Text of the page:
STEM education and the critical thinking and analytical skills that it brings are critical for the 21st Century. Despite its importance, some teachers, particularly in vulnerable communities have few opportunities to learn new ways to help build these skills among students. With a focus on getting to the most vulnerable communities, during 2017, PADF supported 60 teachers from the indigenous education school system in Baja California and Mexico state in acquiring new and updated teaching methodologies for use in bilingual elementary schools (Spanish or Indigenous language). Rather than focusing on what to teach, these educators were equipped with skills to present information to their students in new ways. Given that many of these indigenous education schools have multi-grade classrooms, the teachers were exposed to technology platforms like GeoGebra and Geoplano Digital that can be used with children across different grades to engage them in age-appropriate education.
With the support of the Dart Foundation, in 2016 PADF and Wiser Education trained math and science teachers in STEM education methods at monolingual elementary schools (Spanish or Indigenous language) and bilingual elementary schools in the states of Baja California and Estado de Mexico. The program included the implementation of:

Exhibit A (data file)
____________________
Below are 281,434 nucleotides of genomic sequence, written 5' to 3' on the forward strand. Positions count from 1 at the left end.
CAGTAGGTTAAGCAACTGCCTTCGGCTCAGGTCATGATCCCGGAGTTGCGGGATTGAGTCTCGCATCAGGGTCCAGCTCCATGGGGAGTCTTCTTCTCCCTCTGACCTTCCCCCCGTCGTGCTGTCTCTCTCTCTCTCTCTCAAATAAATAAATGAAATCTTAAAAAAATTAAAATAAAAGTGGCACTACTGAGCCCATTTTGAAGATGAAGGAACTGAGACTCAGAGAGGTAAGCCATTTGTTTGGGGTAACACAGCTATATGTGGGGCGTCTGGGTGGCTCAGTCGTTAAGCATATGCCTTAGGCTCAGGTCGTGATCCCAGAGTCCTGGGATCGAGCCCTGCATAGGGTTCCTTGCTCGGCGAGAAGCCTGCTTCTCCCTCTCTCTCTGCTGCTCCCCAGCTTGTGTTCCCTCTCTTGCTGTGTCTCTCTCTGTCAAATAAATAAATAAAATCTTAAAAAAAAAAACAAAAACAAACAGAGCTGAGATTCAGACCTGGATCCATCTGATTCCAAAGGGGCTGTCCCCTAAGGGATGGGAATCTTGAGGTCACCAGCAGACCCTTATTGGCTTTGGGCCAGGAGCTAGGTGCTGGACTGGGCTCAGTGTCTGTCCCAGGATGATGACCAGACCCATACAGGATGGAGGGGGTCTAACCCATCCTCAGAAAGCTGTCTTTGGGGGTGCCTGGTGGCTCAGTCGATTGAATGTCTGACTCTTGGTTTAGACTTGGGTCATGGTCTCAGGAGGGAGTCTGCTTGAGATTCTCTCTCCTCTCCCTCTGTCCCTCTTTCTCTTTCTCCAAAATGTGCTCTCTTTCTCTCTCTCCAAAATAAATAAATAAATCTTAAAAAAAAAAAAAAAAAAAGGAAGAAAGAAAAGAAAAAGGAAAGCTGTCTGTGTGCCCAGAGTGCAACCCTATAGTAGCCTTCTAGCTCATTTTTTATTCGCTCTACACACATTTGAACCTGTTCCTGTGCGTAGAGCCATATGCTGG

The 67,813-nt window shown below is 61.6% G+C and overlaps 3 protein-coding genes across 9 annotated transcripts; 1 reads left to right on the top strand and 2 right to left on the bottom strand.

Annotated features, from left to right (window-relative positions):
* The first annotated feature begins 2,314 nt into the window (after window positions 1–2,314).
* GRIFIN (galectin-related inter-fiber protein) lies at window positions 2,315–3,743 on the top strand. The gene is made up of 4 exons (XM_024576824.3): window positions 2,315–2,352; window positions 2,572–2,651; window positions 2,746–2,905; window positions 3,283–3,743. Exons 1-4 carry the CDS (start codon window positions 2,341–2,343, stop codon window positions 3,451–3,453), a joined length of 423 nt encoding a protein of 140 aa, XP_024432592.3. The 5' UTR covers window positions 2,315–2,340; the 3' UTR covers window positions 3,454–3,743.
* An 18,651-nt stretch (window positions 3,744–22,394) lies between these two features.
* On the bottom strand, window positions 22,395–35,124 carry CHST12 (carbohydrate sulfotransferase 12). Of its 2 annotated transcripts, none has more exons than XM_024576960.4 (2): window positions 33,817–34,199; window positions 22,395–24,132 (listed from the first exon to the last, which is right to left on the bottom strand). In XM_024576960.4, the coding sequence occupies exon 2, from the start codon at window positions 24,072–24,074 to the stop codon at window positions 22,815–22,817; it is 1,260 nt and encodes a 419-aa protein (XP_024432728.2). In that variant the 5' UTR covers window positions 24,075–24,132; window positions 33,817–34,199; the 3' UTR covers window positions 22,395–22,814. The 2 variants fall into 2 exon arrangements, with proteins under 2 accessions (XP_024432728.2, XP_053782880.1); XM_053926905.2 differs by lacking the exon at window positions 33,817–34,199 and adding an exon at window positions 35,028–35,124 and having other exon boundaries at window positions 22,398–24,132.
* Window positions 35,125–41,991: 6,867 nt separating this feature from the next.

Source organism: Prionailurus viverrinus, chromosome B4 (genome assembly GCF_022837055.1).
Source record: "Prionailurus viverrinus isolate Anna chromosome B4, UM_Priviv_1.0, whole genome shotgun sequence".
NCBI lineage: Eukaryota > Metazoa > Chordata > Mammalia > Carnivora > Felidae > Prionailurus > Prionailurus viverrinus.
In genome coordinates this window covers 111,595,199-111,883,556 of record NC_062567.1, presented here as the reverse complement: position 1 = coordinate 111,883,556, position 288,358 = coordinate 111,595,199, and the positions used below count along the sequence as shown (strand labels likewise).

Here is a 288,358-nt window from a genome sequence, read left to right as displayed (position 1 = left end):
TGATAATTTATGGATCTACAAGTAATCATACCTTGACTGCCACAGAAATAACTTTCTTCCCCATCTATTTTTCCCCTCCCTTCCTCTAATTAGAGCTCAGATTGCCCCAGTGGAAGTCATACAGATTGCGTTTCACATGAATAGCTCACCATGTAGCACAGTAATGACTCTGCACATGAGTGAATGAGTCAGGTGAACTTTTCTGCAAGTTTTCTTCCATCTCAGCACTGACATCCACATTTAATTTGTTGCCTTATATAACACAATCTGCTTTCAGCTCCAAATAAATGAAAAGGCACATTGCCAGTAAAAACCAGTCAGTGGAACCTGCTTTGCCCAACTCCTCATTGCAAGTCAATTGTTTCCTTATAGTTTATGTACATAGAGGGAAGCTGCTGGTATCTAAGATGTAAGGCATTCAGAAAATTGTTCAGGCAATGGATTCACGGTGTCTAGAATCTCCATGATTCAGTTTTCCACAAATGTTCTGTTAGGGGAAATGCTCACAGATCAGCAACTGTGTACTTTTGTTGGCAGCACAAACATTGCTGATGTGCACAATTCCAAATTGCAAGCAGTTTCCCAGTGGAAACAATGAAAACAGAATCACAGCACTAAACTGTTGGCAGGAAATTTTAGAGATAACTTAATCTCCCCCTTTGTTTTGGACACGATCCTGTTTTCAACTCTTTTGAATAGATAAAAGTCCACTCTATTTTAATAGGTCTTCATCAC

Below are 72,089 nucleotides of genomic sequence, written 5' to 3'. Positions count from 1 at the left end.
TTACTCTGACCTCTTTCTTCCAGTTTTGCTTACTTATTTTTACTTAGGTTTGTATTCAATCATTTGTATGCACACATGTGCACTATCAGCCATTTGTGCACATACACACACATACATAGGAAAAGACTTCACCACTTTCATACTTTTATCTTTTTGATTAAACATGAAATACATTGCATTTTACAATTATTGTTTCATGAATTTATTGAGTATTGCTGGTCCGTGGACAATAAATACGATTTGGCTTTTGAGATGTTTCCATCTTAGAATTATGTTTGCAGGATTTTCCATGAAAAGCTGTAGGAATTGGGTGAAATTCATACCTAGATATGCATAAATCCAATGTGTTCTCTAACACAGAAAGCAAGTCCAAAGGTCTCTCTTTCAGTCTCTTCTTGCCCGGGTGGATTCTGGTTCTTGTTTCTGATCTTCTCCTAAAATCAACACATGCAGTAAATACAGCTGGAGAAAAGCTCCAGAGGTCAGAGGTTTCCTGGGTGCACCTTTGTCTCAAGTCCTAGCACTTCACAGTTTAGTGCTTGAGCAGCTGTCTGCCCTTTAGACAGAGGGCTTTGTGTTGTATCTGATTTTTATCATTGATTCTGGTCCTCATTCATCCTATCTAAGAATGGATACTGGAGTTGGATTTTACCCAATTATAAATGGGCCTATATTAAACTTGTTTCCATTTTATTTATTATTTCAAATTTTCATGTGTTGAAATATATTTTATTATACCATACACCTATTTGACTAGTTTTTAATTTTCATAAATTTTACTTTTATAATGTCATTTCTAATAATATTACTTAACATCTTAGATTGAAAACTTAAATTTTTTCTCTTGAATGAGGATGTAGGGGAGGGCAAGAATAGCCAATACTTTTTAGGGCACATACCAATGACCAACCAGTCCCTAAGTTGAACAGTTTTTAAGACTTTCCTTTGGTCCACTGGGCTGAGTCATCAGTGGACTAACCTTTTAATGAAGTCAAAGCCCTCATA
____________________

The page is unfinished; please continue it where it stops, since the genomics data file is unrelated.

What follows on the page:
Through the program, teachers were exposed to different STEM learning methods through online platforms, such as GeoGebra, Geoplano Digital, @prende 2.0 and The Gauss Proyect. Teachers This component emphasized the resolution of geometric problems using digital tools. With PADF’s support, local nonprofit Wiser Education created a virtual space in which teachers and members of the school community could upload materials and exchange experiences learned during the training sessions. Teachers were encouraged to use this platform to facilitate math instruction through the use of STEM activities and digital libraries.
As a result of this project, 60 teachers were trained in various STEM education methodologies, strengthening their capacities to address scientific problems from a multidisciplinary perspective. They learned how to formulate exercises that demand the integration of STEM disciplines to solve complex problems and developed different teaching approaches to improve the learning experience in their classrooms. Additionally, the program had a “spillover effect”, improving the leadership of teachers in the program at their schools. They shared STEM Education knowledge with their colleagues, thereby expanding the reach of the program and benefitting the entire school community.